SA4L8 Half Unit
Punishment and Penal Policy (Masters)
This information is for the 2018/19 session.
Dr Leonidas Cheliotis OLD 2.51
This course is available on the MSc in Criminal Justice Policy. This course is available as an outside option to students on other programmes where regulations permit.
This course will run as a half-unit option, and will explore punishment and penal policy from a range of comparative perspectives. Focusing on Anglophone jurisdictions and the rest of the world in equal measure, the course will consider in depth a wide variety of historical and international comparative studies of punishment and penal policy, both from the field of criminology and beyond. In so doing, the course will critically examine theoretical frameworks and empirical research on such issues as:
• the forms state punishment has assumed over time and in different national and regional contexts;
• the array and relative significance of the reasons why punishment and penal policy may develop, qualitatively as well as quantitatively, in particular ways at given historical junctures and in different jurisdictions;
• the relationship between political systems and punishment, with particular reference to processes of democratisation;
• the links between penal policy and different forms of economic organisation, from preindustrial capitalism to welfare capitalism and neoliberalism; and
• the role of punishment in society as explained through psychosocial theories and research
Thanks to its substantive foci and broad comparative approach, the course will enhance existing provision in the School in the field of penology (e.g., the course ‘Explaining Punishment: Philosophy, Political Economy, Sociology’ (LL4CL), taught by Professors Lacey and Ramsay in the Law Department).
Indicative course content
1 The Contours of State Punishment
2 Continuity and Change in Punishment and Penal Policy: Historical Comparative Perspectives
3 Convergences and Contrasts in Punishment and Penal Policy: International Comparative Perspectives
4 Political Systems and Punishment, Part I: Democracy
5 Political Systems and Punishment, Part II: Democratisation
6 Reading Week
7 The Political Economy of Punishment: Marxist and Neo-Marxist Perspectives from the Global North and the Global South
8 Punishment, Politics and the Economy: Institutional Perspectives from around the World
9 The Cultural Uses of Punishment
10 The Emotional Lives of Punishment
11 Cultural Representations of Punishment
10 hours of lectures and 10 hours of seminars in the LT.
Students will be expected to produce 1 essay in the LT.
In Week 6 of the term, students will be required to submit a 1,500-word essay on any of the weekly topics addressed in the course. Formative coursework will be designed to feed into later summative assessments, giving students an opportunity to develop critical thinking and presentational skills.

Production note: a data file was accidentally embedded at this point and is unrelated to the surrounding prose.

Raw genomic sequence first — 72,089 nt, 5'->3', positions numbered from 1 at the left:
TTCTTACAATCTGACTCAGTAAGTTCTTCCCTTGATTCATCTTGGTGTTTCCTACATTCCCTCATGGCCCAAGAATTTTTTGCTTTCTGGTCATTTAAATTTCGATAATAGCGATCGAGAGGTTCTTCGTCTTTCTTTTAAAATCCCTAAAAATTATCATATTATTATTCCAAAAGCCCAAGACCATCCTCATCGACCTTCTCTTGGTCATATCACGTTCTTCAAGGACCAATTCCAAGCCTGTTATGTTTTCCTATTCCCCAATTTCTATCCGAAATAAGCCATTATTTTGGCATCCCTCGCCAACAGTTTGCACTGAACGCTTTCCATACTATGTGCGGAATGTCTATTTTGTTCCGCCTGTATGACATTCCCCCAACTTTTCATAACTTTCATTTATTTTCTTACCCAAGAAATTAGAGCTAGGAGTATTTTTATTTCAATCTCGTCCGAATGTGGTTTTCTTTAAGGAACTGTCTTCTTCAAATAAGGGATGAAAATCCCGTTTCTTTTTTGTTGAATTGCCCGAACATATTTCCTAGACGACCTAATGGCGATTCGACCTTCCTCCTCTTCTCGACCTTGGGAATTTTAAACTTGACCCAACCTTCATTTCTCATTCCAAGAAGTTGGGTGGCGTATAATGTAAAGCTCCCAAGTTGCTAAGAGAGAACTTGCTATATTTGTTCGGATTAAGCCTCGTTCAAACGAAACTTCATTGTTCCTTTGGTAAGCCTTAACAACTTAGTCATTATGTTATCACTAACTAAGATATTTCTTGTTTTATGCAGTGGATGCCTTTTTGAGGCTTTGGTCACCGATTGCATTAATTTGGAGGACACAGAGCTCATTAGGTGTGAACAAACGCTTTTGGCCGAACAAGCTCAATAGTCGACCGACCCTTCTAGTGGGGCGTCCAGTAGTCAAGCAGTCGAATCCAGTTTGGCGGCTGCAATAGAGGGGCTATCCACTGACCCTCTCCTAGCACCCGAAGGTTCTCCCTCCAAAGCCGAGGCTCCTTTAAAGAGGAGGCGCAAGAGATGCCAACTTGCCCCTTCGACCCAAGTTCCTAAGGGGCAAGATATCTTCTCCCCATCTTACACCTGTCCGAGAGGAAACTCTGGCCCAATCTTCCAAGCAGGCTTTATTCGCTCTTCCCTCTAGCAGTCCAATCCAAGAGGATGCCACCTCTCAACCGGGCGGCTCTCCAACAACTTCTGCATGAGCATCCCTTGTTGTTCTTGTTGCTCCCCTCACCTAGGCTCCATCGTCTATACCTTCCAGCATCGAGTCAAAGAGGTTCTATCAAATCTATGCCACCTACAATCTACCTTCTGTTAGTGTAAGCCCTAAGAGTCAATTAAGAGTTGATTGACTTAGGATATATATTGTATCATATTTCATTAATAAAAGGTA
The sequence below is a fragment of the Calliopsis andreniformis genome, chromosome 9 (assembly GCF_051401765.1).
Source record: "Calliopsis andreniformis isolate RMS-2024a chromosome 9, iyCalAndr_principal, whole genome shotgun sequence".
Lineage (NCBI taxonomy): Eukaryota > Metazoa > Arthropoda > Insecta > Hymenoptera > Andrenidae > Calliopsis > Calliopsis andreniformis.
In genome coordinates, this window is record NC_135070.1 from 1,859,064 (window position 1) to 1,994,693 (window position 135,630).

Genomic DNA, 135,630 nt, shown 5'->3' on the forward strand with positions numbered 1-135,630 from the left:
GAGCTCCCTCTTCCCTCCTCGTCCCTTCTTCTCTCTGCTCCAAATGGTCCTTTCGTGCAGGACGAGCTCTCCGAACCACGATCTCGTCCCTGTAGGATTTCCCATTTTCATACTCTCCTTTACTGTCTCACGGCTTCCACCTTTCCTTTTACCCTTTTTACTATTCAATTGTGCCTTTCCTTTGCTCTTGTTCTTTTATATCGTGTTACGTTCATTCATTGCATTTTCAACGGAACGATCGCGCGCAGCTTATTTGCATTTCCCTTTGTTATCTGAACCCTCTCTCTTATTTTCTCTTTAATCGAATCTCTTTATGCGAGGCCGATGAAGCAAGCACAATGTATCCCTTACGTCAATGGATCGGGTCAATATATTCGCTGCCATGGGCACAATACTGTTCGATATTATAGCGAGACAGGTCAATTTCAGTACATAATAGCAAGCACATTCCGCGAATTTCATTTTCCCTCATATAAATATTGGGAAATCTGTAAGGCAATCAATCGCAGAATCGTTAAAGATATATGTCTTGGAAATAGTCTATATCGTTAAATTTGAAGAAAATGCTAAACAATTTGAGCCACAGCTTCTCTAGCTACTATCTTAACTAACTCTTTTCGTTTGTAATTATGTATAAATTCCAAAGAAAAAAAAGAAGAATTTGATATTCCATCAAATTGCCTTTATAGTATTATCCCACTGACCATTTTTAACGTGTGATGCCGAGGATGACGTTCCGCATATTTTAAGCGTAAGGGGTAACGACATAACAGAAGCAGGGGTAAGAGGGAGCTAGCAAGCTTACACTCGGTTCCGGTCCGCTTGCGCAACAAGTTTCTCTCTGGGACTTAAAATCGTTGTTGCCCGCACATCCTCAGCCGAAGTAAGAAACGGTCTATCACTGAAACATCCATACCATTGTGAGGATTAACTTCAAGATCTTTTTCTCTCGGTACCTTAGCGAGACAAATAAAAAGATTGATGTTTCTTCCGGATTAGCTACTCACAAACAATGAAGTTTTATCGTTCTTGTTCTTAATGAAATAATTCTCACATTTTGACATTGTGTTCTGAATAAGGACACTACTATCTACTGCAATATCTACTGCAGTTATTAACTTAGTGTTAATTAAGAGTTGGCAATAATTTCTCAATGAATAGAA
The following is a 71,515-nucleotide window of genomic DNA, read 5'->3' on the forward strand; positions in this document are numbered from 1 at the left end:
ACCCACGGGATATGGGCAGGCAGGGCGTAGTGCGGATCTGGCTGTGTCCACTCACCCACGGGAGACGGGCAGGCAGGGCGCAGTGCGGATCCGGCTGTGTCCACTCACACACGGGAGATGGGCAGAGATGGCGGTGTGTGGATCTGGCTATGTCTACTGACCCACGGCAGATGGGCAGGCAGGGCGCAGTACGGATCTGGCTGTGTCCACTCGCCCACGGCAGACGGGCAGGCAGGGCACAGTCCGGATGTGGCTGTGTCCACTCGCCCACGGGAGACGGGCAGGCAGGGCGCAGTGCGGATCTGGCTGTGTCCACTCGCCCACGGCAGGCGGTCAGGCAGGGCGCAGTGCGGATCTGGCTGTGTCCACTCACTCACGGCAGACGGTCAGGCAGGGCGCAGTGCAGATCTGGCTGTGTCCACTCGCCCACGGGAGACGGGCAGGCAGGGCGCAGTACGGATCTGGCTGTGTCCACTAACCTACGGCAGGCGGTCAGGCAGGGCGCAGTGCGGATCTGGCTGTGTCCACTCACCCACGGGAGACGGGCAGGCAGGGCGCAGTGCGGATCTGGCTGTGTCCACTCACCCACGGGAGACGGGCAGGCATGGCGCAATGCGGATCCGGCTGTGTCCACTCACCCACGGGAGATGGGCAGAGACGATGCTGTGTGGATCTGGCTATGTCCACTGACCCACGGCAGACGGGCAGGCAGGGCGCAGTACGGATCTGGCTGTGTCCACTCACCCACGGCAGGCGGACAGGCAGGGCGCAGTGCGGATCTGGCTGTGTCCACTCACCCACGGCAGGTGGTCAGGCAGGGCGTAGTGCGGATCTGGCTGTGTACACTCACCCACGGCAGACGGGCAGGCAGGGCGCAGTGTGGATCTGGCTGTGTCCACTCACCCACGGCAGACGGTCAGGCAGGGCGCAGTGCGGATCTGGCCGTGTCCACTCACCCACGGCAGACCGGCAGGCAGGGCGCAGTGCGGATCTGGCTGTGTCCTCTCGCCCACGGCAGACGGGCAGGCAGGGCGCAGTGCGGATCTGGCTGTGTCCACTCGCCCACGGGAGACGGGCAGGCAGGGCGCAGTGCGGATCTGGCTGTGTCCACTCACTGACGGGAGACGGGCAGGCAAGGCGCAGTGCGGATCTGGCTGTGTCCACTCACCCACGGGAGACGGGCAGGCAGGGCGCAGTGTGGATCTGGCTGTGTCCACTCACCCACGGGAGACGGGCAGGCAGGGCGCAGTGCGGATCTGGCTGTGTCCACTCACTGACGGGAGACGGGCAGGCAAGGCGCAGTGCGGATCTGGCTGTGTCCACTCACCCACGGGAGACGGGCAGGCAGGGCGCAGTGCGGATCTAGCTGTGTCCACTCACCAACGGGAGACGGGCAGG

Alexander, M. (2010) The New Jim Crow: Mass Incarceration in the Age of Colorblindness. New York and London: The New Press.
Brown, M. (2009) The Culture of Punishment: Prison, Society, and Spectacle. New York and London: New York University Press.
Dumm, T. L. (1987) Democracy and Punishment: Disciplinary Origins of the United States. Madison, WI: The University of Wisconsin Press.
Garland, D. (1985) Punishment and Welfare: A History of Penal Strategies. Aldershot, UK: Gower.
Gottschalk, M. (2014) Caught: The Prison State and the Lockdown of American Politics. Princeton, NJ: Princeton University Press.
Karstedt, S. (ed.) (2009) Legal Institutions and Collective Memories. Oxford: Hart.
Lacey, N. (2008) The Prisoners’ Dilemma: Political Economy and Punishment in Contemporary Democracies. Cambridge: Cambridge University Press.
McBride, K. (2007) Punishment and Political Order. Ann Arbor, MI: The University of Michigan Press.
Reiner, R. (2007) Law and Order: An Honest Citizen’s Guide to Crime and Control. Cambridge: Polity.
Salvatore, R. D., Aguirre, C. and G. M. Joseph (eds) (2001) Crime and Punishment in Latin America: Law and Society since Colonial Times. Durham, NC: Duke University Press.
Essay (70%, 3000 words) and presentation (30%).
A 3000 essay on one of the substantive topics covered and a presentation to demonstrate critical appreciation of a specific theoretical argument or empirical study.
Department: Social Policy
Total students 2017/18: Unavailable
Average class size 2017/18: Unavailable
Controlled access 2017/18: No
Value: Half Unit
Personal development skills
- Problem solving
- Application of information skills